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Mixing Business and Pleasureby: John Gallup
Editor and Publisher
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You’re probably familiar with the famous Harvey Mackay quote about the best advice to give a young person deciding on a new career – “Find something you love to do and you’ll never have to work a day in your life”.
While not everyone can find a job that they truly love and still pay their bills, we’re confident that most coaches feel fortunate to be able to combine something that they love with their profession. Whether you’re a full time coach or a coach as well as a teacher, you spend countless hours involved in the game – watching football, learning about football, talking about football and, most importantly, teaching football. If you love football, you surely love coaching it and appreciate having it as your job.
Beyond the systems, schemes and Xs and Os, there’s the opportunity that you have to use football as a means of instilling strong character in young men. We know from talking to coaches that this is a major source of satisfaction and another significant benefit of the coaching profession. Consider it a fringe benefit.
thletes talented enough to play football professionally have achieved the ultimate in taking something they love to do and turning it into their profession. While their careers might be fairly short and their bodies might take a beating, most would say that getting paid good money to play a game is a pretty good deal.
Some NFL players have even used their playing careers as springboards to future job opportunities in football. Many have become coaches, others have become broadcasters and several have advanced in the business of football. Such is the case with the subject of this month’s cover story, Troy Vincent.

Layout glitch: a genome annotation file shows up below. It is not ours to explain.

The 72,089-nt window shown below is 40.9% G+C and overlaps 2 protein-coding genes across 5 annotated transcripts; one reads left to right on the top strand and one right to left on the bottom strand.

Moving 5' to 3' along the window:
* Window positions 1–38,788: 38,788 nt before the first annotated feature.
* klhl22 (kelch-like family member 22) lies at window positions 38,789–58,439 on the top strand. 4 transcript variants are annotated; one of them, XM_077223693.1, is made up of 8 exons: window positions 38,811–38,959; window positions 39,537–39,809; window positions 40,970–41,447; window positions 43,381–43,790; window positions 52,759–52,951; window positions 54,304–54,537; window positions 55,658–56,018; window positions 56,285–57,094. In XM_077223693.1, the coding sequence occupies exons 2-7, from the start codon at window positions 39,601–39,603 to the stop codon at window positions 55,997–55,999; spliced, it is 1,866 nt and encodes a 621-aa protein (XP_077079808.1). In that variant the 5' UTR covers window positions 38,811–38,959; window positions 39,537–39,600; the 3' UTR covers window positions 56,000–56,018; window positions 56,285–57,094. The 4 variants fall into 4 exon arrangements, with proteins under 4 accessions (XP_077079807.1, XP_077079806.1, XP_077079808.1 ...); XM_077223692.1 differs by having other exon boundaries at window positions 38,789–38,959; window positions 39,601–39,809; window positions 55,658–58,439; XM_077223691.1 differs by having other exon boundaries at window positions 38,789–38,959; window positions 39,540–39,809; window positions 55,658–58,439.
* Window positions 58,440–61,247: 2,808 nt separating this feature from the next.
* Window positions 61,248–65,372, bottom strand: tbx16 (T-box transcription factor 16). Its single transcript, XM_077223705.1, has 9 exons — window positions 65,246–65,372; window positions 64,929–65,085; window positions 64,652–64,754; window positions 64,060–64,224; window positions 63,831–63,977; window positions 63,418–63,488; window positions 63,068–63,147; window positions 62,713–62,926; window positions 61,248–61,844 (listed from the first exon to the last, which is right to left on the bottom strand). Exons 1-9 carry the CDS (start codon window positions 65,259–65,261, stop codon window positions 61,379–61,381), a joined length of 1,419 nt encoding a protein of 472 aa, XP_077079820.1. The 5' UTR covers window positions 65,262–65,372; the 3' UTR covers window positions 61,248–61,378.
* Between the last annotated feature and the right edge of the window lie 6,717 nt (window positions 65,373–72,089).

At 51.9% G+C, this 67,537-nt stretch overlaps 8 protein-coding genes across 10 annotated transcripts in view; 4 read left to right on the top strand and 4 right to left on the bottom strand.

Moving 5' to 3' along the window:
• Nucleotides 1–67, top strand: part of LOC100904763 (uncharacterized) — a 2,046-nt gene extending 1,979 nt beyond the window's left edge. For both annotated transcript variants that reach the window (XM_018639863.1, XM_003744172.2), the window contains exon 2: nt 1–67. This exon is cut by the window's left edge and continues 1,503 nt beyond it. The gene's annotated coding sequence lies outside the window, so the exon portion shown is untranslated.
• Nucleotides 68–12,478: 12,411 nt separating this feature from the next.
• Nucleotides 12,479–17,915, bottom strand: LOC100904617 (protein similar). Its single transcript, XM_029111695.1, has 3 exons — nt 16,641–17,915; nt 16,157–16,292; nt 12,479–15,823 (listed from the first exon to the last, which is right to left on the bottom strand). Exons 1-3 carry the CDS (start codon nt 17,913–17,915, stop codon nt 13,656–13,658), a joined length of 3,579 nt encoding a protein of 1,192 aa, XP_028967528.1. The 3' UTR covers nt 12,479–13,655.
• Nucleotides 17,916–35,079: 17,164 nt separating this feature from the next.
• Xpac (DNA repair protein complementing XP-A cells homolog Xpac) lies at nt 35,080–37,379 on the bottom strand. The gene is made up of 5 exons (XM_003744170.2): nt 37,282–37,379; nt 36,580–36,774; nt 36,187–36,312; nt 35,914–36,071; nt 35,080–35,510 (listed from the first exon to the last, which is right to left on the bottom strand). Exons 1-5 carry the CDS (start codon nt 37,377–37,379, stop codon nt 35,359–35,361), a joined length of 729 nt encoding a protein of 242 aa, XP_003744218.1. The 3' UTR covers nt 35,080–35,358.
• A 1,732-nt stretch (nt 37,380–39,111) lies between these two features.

In his 15-year NFL career with the Dolphins, Eagles, Bills and Redskins, Vincent was a 5-time Pro Bowler as a defensive back. But he was always keenly aware that there was life beyond football and that his life would be defined as much by what he accomplished off the field as what he did on Sundays. He became active in several community organizations and was honored by the league as the Walter Payton Man of the Year in 2002 in recognition of his volunteer activities. He gained first-hand knowledge about football business as president of the NFL Players Association for nearly four years.
Vincent was able to combine his two biggest loves - football and helping others - when he was appointed NFL Vice President of Active Player Development, late renamed Player Engagement, in 2010. Responsible for working with players to prepare them for life after football, he presided over a great expansion of the department that included new programs for players, spouses and high school athletes. Now, as newly-named NFL Executive Vice President of Football Operations, Vincent is one of the most influential individuals in football.
Here at AFM, we are also fortunate to be able to combine our business with something in which we take great pleasure. Naturally, we all love football and enjoy going to games, watching games, talking about the games and even making the occasional friendly wager. Knowing that it’s all part of our job is satisfying and fun.
But the biggest joy for us is being an important part of the football community. For 20 years, we have served as the national clearinghouse of football information and have provided coaches with a platform to share their ideas and their knowledge with their fellow coaches. Sometimes, coaches take a minute to tell us that they appreciate what we do here at AFM. And that, for us, is the best reward of all.
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